‘How the nation is being stolen’

Another damning indictment of the Gupta family’s influence over politics and agendas in South Africa has emerged – this time from the pens of respected and independent academics.

A 72-page report, titled Betrayal of the Promise: How the Nation is Being Stolen‚ details how the Gupta family through various companies and friends‚ including President Jacob Zuma‚ gained beneficial positions to profit from several multimillion-rand contracts with stateowned companies.

This was either directly through shell companies and legitimate businesses or indirectly as brokers or middle-men.

It also details how their actions could be likened to a “silent coup”.

The report‚ released by the Public Affairs Research Institute‚ was authored by a team of academics from various institutions who formed the State Capacity Research Project (SCRP)‚ which is leading a study on the country’s emerging shadow state and seeks to join the dots and paint the bigger picture of state capture.

“The SCRP is an inter-disciplinary‚ inter-university research partnership that aims to contribute to the public debate about state capture in South Africa,” the preface to the report reads.

“This issue has dominated public debate about the future of democratic governance ever since then public protector Thuli Madonsela published her report entitled State of Capture in late 2016.

“This report documents the systematic repurposing of state institutions in accordance with a political project mounted by the Zuma-centred power elite.

“It was demonstrated that the purpose of this political project is systemic, illegal and/or unethical.

“These premeditated and coordinated activities are designed to enrich a core group of beneficiaries‚ to consolidate political power and to ensure the long-term survival of the rent-seeking system that has been built by this power elite over the past decade.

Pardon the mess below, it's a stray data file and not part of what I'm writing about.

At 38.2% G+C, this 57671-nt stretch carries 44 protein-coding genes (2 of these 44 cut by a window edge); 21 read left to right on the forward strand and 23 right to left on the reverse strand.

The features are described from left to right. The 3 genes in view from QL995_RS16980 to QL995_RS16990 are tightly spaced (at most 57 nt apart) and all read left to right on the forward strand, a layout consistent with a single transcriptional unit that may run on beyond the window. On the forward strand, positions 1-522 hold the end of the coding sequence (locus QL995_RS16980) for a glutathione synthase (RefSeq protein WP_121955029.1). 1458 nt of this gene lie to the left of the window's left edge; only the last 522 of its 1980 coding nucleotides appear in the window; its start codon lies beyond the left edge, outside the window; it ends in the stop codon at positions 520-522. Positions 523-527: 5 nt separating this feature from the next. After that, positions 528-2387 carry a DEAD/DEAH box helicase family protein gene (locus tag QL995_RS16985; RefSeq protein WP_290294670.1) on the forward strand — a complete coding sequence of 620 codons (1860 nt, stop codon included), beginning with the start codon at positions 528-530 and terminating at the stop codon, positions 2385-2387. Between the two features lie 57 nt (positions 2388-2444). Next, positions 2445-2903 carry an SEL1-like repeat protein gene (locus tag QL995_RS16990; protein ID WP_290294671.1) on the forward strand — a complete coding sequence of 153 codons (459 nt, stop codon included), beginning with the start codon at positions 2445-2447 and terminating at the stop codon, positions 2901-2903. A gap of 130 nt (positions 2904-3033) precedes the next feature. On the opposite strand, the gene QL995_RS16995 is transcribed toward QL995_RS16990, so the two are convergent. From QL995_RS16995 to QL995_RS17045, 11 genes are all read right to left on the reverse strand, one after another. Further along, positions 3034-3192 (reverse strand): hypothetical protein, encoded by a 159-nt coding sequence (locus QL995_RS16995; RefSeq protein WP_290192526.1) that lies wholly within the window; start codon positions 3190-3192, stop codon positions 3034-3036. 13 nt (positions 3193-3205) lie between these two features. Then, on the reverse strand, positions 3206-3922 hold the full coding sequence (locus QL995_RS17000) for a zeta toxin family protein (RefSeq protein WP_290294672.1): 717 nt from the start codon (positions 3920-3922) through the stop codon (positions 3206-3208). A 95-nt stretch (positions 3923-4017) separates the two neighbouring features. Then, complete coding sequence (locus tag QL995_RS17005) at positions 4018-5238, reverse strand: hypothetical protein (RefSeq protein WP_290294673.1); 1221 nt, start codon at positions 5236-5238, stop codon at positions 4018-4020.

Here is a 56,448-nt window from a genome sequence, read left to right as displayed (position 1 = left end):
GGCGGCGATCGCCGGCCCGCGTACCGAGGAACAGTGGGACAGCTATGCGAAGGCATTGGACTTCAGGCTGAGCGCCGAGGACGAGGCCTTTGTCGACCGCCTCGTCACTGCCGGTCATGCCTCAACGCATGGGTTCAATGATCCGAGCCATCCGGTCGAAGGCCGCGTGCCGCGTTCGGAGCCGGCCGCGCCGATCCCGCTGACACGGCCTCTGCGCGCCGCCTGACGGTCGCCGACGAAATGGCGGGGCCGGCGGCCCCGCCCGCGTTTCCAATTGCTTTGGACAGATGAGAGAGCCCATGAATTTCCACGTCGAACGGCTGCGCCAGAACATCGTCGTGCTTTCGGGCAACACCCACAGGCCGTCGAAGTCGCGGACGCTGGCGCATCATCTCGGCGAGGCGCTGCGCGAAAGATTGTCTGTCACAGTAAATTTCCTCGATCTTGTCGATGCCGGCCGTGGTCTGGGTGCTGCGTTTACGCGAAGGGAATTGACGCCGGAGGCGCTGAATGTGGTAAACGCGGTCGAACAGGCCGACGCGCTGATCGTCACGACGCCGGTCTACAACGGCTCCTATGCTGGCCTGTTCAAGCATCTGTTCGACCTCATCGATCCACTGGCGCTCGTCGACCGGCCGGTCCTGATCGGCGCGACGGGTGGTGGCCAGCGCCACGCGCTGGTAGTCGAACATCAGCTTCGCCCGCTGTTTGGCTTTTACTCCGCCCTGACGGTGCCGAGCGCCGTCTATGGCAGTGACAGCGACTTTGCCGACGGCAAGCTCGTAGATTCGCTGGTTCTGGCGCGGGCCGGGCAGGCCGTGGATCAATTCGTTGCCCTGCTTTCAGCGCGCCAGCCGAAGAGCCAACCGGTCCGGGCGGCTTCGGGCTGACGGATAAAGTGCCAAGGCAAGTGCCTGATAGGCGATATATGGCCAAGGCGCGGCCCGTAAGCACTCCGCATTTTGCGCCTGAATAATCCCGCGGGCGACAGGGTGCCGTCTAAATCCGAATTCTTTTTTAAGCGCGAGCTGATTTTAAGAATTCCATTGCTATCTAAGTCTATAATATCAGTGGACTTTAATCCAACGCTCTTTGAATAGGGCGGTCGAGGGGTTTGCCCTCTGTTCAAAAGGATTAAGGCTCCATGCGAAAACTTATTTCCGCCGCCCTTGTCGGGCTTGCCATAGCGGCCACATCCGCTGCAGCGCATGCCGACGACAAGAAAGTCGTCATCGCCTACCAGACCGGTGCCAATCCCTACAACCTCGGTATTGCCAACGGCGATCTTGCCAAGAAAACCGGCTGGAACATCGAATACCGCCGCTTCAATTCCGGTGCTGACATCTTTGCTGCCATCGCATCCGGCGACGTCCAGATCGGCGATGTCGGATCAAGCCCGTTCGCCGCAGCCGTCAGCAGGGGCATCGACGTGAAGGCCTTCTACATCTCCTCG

“To this end, a symbiotic relationship between the constitutional state and the shadow state has been built and consolidated.”

The report names Zuma’s power elite as‚ for example‚ Free State premier Ace Magashule‚ Public Service and Administration Minister Faith Muthambi‚ Finance Minister Malusi Gigaba‚ Eskom group chief executive Brian Molefe‚ Mineral Resources Minister Mosebenzi Zwane and Eskom and former Transnet chief financial officer Anoj Singh.

It details the network of patronage that has allowed the systemic abuse of state-owned entities (SOEs) such as Prasa‚ SAA‚ Transnet and Eskom‚ that emerged in Madonsela’s report and a number of media reports.

Eskom’s procurement spend has increased dramatically in the past decade‚ a symptom of the abuse.

The report concludes that to resolve the current crisis the GuptaZuma network comprising 12 companies and 15 individuals that hold a “symbiotic relationship between the constitutional and shadow state” need to be broken down and dismantled.

“This will require political action within and outside the tripartite alliance to dislodge Zuma as the kingpin of the symbiosis‚ coupled with legal action to criminalise and bring the perpetrators of state capture to justice‚” the report reads.

To this end‚ it says‚ the former public protector’s recommendation that a judicial commission of inquiry be established must become an urgent priority.

It would also require bold action by the banking sector‚ such as the Reserve Bank, to expose and shut down the financial mechanisms that the shadow state used.

“Using SOE procurement spend has tended to reinforce investment in large ‘big and shiny’ capital-intensive projects concentrated within the mineral energy complex.

“This reinforces a pattern of jobstarved economic growth in an economy with one of the highest unemployment rates in the world.

“What is therefore really needed is employment- and livelihood-creating investments across a wide spectrum of small and medium enterprises capable of absorbing large numbers of unskilled and semi-skilled workers.”

The report concludes by reaffirming the notion that allegations of state capture, and even circumstantial evidence of such‚ leads to a breakdown in trust in the state.

“When there is no trust in public institutions‚ there is little goodwill to express solidarity through tax‚ criminality proliferates exploiting weaknesses in intelligence and crime enforcement authorities‚ and both capital and skills flee the country‚” the report reads.

It says that under such conditions it is impossible to achieve transformative objectives that could improve the livelihood of the majority of South Africans as promised by the ANC.

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